Howling Dog Graphic
Point. Click. Search.

Contents: Archives:

Search this weblog
Search WWW
Howler Graphic
by Bob Somerby
E-mail This Page
Socrates Reads Graphic
A companion site.

Site maintained by Allegro Web Communications, comments to Marc.

Howler title Graphic
Caveat lector

15 December 1999

Our current howler (part II): They’ve just met the greatest guy...

Synopsis: Can the press corps determine what McCain is really like? Forgive us if we lack total confidence.

Commentary by Mara Liasson, Brit Hume, Fred Barnes
Special Report, Fox News Channel, 12/8/99

The power and the story
Nancy Gibbs and John Dickerson, Time, 12/13/99

Senate Inquiry in Keating Five Tested McCain
Jill Abramson, The New York Times, 11/21/99

Nothing succeeds like access
Howard Kurtz, The Washington Post, 12/8/99

Honest John, on the loose
Roger Simon, U.S. News, 9/27/99

John McCain, happy warrior
William Greider, Rolling Stone, 10/28/99

On December 8, Howard Kurtz wrote an excellent piece about the press corps' love affair with McCain. According to Kurtz, reporters often choose not to report certain unconventional things McCain says (see THE DAILY HOWLER, 12/9/99). On Special Report, the gang talked it over. Mara Liasson didn't see any problem:

LIASSON: I think what Fred is talking about, this whole notion that reporters aren't mentioning certain things [McCain] says, I think there's a good reason for that. They're not considered "gaffes" because reporters have a context. They talk to him for hours and they realize, when he says "gooks"—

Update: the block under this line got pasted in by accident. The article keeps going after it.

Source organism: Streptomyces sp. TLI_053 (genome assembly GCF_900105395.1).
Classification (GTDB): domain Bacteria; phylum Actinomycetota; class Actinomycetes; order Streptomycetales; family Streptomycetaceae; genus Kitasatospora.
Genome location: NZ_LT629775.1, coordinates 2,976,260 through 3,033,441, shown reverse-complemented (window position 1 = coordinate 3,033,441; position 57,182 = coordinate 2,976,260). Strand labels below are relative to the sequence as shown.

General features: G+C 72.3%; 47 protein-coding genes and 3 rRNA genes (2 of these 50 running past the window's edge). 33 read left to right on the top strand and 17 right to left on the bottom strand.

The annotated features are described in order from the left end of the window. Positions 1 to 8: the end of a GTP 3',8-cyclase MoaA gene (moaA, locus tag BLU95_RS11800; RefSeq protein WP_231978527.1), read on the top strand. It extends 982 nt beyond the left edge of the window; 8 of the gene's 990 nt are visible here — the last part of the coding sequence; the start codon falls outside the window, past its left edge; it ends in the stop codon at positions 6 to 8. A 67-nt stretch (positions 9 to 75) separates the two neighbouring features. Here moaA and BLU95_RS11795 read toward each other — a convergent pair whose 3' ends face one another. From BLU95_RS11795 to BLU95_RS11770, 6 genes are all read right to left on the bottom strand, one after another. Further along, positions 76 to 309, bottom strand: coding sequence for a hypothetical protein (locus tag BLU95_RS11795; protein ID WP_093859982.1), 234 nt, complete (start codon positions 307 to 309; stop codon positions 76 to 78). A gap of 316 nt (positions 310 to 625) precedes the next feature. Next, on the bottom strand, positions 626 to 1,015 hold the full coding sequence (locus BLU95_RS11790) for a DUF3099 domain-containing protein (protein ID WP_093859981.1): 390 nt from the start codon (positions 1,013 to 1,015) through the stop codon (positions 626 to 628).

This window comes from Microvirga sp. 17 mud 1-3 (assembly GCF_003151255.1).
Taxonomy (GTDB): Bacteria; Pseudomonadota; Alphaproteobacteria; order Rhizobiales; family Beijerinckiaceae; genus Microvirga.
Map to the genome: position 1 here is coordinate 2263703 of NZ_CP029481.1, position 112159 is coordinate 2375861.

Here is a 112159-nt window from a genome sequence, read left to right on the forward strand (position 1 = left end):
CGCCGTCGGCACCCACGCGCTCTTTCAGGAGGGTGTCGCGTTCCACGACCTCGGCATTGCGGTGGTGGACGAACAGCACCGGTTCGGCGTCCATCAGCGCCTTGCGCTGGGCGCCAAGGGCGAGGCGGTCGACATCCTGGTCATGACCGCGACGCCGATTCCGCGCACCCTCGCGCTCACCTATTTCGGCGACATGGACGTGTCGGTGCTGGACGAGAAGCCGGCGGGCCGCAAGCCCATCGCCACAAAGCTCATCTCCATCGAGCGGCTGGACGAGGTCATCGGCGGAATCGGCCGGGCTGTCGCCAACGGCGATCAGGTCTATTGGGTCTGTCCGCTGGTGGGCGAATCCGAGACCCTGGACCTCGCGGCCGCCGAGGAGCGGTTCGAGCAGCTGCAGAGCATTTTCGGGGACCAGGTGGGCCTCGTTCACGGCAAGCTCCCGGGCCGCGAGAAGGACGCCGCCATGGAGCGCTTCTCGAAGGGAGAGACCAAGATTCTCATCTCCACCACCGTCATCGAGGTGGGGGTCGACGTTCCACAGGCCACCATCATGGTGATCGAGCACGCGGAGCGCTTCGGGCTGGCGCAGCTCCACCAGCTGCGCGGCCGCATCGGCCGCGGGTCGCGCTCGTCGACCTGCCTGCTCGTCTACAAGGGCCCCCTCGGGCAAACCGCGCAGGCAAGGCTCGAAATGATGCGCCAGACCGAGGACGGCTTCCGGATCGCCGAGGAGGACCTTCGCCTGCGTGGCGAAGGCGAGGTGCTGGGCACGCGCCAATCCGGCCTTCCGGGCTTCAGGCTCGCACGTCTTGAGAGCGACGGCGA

BRIT HUME: Oohhh, Mara—

LIASSON: Wait a minute, wait a minute. Let me explain this...

And Liasson did give an explanation, with which we partially agree. We think her statement is so on-point that we're going to reprint it in full:

LIASSON (continuing directly): I think the whole notion of gaffes comes from this incredibly super-structured, weird relationship where you can't get close to the candidate, he says something and we all pounce on it. If you have two hours to talk to John McCain and he calls the Vietnamese "gooks" but you know that this isn't a bigot talking, he's saying it in a joking way, you have a context to put it in. I think the access that John McCain has afforded the press is great. And I bet that if reporters did talk about the fact that he dissed the French or called the Vietnamese "gooks," they'd have a whole context to put it in. It wouldn't just be "Candidate uses slur against Vietnamese."

We agree that McCain isn't likely a "bigot," and that the press corps doesn't have to run and tattle every time he says the word "gooks." (Or even when he jokes about Chelsea Clinton.) Our problem is with Liasson's alternate suggestion—her suggestion that journalists will punish hopefuls who don't give them this kind of access. When a politician doesn't give access, Liasson says, "[the politician] says something and we all pounce on it." And that surely describes the press corps' tendency in their coverage of Vice President Gore. In late November, two reporters were so eager to "pounce on things" that they somehow invented a Love Canal quote—and the Washington Times, which first quoted Gore right, soon joined the fun and used the wrong quote instead.